As national politicians and policymakers devote the lion’s share of their attention and resources to Brexit, it is left to Britain’s city leaders to address many of the economic and social challenges that people in their cities face.
Only two years on from the election of the first metro mayors they are making substantial policy changes in the city-regions on issues ranging from transport to environment to housing. This has long-term consequences for governance in Britain.
For instance, in March, Steve Rotheram launched a UCAS-style apprenticeships portal for the Liverpool City Region named Be More.
Creating a single place to find training opportunities within a local labour market is a good idea and will make it much easier for both workers and employers interested in training to find each other. This is particularly important in Liverpool, which has the fourth highest share of workers with no qualifications of any city in the UK.
Share of working age population with few or no qualifications. Image: Centre for Cities.
The leadership, funding, and electoral mandate of the Liverpool Metro Mayor have given the city some power to tackle its policy priorities. Liverpool City Region no longer has to patiently wait for Whitehall and Westminster to catch a breather from Brexit to spare a bit of time and money for the Mersey. The metro mayor is in charge of improving the local economy and is accountable to local voters on that basis.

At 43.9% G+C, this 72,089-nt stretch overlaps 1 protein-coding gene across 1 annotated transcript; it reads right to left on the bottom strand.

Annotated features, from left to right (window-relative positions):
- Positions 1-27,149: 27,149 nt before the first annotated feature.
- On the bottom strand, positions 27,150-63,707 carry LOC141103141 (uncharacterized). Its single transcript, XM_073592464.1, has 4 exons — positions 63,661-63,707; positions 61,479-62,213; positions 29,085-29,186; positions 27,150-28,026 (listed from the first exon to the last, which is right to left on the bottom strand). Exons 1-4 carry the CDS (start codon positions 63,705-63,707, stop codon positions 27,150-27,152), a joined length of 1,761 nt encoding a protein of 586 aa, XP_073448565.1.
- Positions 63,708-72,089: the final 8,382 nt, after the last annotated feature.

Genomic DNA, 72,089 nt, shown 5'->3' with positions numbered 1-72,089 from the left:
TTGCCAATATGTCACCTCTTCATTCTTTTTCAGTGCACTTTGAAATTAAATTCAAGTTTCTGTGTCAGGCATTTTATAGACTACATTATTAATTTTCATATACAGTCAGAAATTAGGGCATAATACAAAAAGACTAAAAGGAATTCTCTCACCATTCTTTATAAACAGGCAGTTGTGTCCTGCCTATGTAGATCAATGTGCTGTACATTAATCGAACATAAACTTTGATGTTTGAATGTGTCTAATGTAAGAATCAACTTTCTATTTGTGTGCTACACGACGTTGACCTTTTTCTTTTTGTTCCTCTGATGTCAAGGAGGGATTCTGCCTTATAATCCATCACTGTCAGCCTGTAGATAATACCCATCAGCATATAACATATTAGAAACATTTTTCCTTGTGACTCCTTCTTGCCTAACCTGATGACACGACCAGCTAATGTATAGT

This is a much more substantial shift in British politics than most commentators in London appear to realise.
As the mayor of London has changed electoral politics and policy in both Greater London and the wider UK, the metro mayors are now changing how power works in England. Whether it’s leading on skills policy in Liverpool City Region, or green belt reform in Greater Manchester, or the municipalisation of Durham Tees Valley Airport, metro mayors are setting the policy agenda in their city-regions.
The process of devolution is still not complete. The Adult Education budget will in September be devolved to the metro mayors elected in 2017 and the Mayor of London, and is a chance to show how the mayors understand their areas’ local priorities and are ready to take on hard problems. If they can pass this test, it will only bolster their arguments for more autonomy.
The metro mayors have already banded together to call for more powers over taxation. They will need to show they’re prepared for them, but it’s only right that politicians with such large elected mandates should have more control over and freedom to use local revenues.
The constitutional implications of this are exactly what devolution to cities was designed to achieve. Power in England no longer just flows out from London but is met and contested by competing elected mandates in our cities.
How these new metro mayors get new problem-solving powers from national government and convince their voters they are solving those local problems will be the key topics of the metro mayor elections next year – and will continue to be for all their elections after that.
Anthony Breach is an economic analyst at the Centre for Cities, on whose blog this post first appeared.